Turnover

Movie review by
Brian Costello, Common Sense Media
Turnover Movie Poster Image
Dramedy challenges stereotypes; some cursing, drinking.
  • NR
  • 2019
  • 123 minutes

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The parents' guide to what's in this movie.

Positive Messages

Movie confronts stereotypes, shows strength in diversity. 

Positive Role Models & Representations

Mentally challenged characters, paroled characters, elderly characters are presented as human beings with dignity and humor rather than shallow stereotypes. 

Violence

Lead character punches a drunk and belligerent character in the face. Character accidentally stabbed in the arm with a knife, some blood, taken to the hospital. 

Sex

While in the hospital, lead character's hand accidentally brushes against the breasts of the nurse, who tells him that it's "one of the perks of the job." 

Language

Some cursing, including "a--hole," "bulls--t," "goddamn," "jackass," "hell." 

Consumerism
Drinking, Drugs & Smoking

Lead character usually smoking cigarettes. Other characters smoke cigarettes. At end of credits is a statement in which filmmakers say that they don't advocate smoking. Customer in cafe keeps a flask, pours contents in her coffee as well as her friends' coffee. Character gets drunk on wine, acts surly toward lead character, insults other characters. 

What parents need to know

Parents need to know that Turnover is a 2019 dramedy in which a quirky group of outcasts find purpose and friendship in a reopened restaurant. The lead character is almost always smoking cigarettes; while the movie has a disclaimer saying that the movie doesn't condone smoking cigarettes, this statement is buried near the end of the credits. However, this lead character requires hospitalization due to his unhealthy habits and stress levels. There's some drinking, including scenes in which an older woman pours alcohol from a flask into her coffee and her friends' coffee, and a scene in which a man gets drunk on wine, behaves in a belligerent manner, and gets punched. While in the hospital, the lead character accidentally brushes one of the nurse's breasts, and when he apologizes, she responds by saying that it's "one of the perks of the job." Some profanity is heard, including "a--hole" and "bulls--t." While there are some stereotypical depictions (an Indian chef, for instance), the movie goes way beyond stereotypes in its depictions of the mentally challenged, the elderly, and parolees, allowing these characters to be people rather than two-dimensional punchlines. The positive messages and earnest presentation go far in overcoming the rough edges and low budget. 

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What's the story?

In TURNOVER, Peter is the owner of the Cresperie Café, a popular French eatery in the neighborhood. His manager, Henry, is disgruntled, and after he's snubbed out of a promotion, Henry decides to get revenge. While Peter is out boating, Henry hires a new staff, including a recently paroled ex-felon, a saucy elderly woman who is hard of hearing, a mentally challenged boyfriend and girlfriend, a Goth slacker, and, to top it off, a timid young man with no real business experience. When this is accomplished, Henry quits, leaving Peter to deal with the chaos unleashed. While off to a rocky start, the employees of the restaurant start to work together, and soon they have transformed the place into the Eclectic Café, where the regulars are as quirky as the employees -- a place where "love has no boundaries."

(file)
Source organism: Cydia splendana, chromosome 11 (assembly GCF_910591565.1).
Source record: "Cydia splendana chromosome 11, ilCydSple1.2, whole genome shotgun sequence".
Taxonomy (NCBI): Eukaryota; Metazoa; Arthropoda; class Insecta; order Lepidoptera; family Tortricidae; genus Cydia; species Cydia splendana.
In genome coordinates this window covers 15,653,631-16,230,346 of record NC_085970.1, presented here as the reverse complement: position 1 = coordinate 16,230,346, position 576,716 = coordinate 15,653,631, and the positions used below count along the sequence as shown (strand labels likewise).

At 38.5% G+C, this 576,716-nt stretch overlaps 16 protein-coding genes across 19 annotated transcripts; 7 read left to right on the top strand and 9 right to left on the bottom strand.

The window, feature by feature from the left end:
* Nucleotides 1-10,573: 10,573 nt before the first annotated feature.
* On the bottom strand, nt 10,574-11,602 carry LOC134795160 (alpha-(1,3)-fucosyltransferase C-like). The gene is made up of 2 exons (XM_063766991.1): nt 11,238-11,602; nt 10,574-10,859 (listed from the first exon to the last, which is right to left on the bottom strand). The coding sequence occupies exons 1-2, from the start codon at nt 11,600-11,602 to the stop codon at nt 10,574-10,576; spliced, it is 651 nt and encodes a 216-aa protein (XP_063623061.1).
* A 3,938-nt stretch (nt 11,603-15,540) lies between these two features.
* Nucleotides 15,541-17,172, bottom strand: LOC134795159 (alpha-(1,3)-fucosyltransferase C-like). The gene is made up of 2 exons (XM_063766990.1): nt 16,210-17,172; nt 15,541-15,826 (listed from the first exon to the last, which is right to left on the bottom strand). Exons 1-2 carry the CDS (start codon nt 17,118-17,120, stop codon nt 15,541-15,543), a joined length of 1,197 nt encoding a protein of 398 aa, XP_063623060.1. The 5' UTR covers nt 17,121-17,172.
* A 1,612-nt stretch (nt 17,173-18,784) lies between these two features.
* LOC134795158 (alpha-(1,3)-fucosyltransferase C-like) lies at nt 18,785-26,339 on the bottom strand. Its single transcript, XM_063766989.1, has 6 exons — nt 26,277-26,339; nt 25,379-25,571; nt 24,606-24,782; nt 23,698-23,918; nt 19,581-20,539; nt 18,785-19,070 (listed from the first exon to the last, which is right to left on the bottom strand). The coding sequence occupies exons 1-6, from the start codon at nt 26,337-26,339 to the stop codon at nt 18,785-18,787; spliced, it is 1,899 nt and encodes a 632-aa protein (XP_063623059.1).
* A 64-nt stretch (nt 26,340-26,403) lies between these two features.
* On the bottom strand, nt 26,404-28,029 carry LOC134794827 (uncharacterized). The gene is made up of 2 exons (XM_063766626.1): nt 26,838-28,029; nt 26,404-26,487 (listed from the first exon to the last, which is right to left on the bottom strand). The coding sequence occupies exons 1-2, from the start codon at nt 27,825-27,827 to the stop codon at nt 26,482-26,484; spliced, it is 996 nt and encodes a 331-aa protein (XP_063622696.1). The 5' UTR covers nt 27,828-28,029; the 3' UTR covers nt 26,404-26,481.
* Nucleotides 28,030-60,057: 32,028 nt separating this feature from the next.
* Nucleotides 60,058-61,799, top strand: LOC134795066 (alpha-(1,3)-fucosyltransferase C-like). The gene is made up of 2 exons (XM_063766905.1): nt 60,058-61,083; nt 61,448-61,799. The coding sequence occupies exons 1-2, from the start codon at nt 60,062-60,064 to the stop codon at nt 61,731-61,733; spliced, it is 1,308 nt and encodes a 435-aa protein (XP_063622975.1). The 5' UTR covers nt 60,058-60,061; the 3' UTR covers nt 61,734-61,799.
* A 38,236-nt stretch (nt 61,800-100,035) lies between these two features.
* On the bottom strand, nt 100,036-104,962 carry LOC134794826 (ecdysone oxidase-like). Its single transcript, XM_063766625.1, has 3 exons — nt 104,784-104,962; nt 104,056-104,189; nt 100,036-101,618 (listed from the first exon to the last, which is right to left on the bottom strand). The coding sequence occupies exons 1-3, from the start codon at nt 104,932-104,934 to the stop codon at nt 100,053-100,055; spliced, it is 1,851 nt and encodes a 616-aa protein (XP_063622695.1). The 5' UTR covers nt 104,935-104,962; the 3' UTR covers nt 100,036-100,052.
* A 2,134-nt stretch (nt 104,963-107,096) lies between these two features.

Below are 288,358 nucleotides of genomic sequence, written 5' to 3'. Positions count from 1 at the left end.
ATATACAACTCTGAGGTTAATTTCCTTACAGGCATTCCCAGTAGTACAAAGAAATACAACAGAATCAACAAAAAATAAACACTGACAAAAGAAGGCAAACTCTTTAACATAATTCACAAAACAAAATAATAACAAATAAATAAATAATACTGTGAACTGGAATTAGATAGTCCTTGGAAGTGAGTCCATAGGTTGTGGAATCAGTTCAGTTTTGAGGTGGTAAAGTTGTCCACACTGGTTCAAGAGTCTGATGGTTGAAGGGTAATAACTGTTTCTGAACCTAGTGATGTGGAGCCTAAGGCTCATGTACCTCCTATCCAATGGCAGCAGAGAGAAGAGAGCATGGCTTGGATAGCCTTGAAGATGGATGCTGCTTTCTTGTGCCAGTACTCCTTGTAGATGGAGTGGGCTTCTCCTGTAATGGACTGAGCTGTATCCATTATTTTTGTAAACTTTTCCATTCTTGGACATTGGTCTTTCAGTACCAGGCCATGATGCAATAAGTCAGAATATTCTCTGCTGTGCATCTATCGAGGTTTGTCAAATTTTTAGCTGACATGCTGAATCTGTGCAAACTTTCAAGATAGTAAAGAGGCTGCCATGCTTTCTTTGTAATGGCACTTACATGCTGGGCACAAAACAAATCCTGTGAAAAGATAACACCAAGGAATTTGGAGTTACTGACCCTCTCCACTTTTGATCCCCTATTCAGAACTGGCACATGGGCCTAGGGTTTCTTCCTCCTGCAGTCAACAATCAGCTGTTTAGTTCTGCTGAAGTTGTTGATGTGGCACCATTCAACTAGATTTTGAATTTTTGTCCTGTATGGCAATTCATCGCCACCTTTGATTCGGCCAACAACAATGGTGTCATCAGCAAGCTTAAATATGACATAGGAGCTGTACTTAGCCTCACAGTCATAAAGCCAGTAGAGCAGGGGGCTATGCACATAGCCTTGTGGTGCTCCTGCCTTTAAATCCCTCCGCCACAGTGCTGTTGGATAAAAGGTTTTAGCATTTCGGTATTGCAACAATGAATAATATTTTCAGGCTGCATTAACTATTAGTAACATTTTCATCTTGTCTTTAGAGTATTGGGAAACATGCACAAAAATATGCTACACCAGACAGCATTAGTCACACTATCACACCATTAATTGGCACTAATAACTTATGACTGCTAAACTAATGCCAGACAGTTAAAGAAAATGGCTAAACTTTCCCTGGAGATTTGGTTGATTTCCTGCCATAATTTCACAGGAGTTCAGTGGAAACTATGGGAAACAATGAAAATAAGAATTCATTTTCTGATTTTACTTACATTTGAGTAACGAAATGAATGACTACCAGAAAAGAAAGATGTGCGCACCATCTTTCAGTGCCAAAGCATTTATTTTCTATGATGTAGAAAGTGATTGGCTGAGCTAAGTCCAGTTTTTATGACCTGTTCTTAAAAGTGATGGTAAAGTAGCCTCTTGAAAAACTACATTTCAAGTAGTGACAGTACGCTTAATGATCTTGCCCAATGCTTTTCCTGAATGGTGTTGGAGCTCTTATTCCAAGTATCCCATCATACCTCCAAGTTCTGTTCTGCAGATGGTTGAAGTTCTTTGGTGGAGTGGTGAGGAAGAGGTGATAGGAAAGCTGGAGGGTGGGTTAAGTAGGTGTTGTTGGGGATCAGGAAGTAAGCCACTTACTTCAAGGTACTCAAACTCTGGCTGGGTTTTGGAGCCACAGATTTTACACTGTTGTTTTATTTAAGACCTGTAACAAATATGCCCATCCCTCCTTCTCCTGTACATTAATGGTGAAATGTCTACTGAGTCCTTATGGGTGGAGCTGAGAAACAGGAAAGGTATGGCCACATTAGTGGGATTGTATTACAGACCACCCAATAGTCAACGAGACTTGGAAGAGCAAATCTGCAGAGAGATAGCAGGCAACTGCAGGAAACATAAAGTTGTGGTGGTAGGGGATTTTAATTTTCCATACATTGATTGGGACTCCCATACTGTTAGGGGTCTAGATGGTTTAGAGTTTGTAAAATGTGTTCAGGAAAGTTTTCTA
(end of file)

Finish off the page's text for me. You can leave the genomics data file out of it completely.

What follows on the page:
Is it any good?

It's rough around the edges, but this film ultimately wins out for those looking for a feel-good, earnest dramedy. Turnover is a low-budget indie with some moments of amateurish storytelling and community theater acting, but the overall message of acceptance of those who are often marginalized finds a way to shine through. 

Some of the flaws, however, can't be overlooked. For instance, in a movie that's trying to overcome stereotyping, the chef at the beginning of the movie is a flustered Indian whose final word is "Namaste." Instead of acceptance of the "Goth slacker's" fashion and hair choices, it's considered a triumph that (spoiler alert) she looks more "normal" at the end of the movie. Again, it's not perfect, but the overall takeaway is a heartfelt and positive movie in an era where cynicism is the default setting. 

Talk to your kids about ...

  • Families can talk about stereotyping in movies. Throughout movie history, there are countless instances of groups of people being stereotyped -- often in an attempt at humor -- by race, ethnicity, age, gender, etc. How does Turnover attempt to go beyond these limiting and hurtful stereotypes in its portrayal of the Eclectic Café staff? 

  • How is this an example of a "low-budget indie" movie? What would be the challenges in making a movie with limited resources? 

  • Does this movie glamorize cigarette smoking, as was the case in Hollywood for decades, or does the movie show the health risks associated with a lifetime of smoking? 

Movie details

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